Saludos Amigos (1942)

2017 #161
Wilfred Jackson, Jack Kinney, Ham Luske & Bill Roberts | 40 mins | download | 4:3 | USA / Portuguese & English | U / PG

Saludos Amigos

The sixth film in Disney’s official animated canon was the first in a run of cheap “package films” that span the gap from 1942’s Bambi to 1950’s Cinderella. Frankly, if Disney hadn’t decided to make it part of their animated canon whenever that list was first settled upon, I very much doubt it would be remembered today.

It’s called a “package film” because it bundled together a handful of animated shorts, linked by live-action footage of Disney’s team on location researching the films, to form a feature-length movie (though in the case of Saludos Amigos it barely qualifies as feature-length). This particular set depict various aspects of South America, apparently in an attempt by Disney to improve US relations with its neighbouring continent during World War II. According to this item of trivia on IMDb, it worked — but thanks to the linking documentaries, not the animation: by “featuring footage of modern Latin American cities with skyscrapers and fashionably dressed residents [it] went against the then-current perception of the American audience that Latin America was a culturally backwards area, predominately rural, and mostly inhabited by poorly-dressed peasants. The film is credited with helping change the American perception of Latin America and its inhabitants.”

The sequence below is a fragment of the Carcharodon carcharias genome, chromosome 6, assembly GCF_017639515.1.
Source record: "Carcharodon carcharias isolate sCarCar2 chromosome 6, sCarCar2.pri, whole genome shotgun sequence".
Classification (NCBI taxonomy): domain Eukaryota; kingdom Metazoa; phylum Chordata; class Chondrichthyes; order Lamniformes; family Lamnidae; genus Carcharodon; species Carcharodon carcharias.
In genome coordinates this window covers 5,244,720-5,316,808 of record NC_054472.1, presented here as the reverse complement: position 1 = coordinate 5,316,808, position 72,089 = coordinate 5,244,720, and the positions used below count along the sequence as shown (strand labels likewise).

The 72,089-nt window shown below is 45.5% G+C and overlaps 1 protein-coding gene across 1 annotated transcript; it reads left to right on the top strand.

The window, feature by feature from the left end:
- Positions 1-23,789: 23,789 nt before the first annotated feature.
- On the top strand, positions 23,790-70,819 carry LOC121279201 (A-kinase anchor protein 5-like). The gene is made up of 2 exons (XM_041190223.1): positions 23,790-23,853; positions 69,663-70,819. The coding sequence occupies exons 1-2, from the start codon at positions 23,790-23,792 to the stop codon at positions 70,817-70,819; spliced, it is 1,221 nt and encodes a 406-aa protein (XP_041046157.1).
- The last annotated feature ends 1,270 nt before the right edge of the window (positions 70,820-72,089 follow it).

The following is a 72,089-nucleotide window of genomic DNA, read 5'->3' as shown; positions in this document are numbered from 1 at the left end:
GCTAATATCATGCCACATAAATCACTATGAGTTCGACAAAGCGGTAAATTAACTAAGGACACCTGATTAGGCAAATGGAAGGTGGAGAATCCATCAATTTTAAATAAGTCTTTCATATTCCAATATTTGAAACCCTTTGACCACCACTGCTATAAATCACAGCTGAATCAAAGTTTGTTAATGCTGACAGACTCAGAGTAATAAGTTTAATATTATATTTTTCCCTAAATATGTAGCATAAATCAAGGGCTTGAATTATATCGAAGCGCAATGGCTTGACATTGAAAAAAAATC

No stereotypes here

Viewed today, it’s largely fine — one or two parts are likeable, even — but there’s not a great deal to it. The live-action linking segments are meant to show what inspired the short animations, but sometimes that goes a little too far and they seem to convey the same Educational info twice over. And unless you’re looking into, say, North American perceptions of South America in the 1940s, there’s not a great deal of value left in it as a factual piece.

So my score errs on the harsh side, because it’s not a bad film per se, but I think it has very little to offer the modern viewer, either in terms of entertainment or education.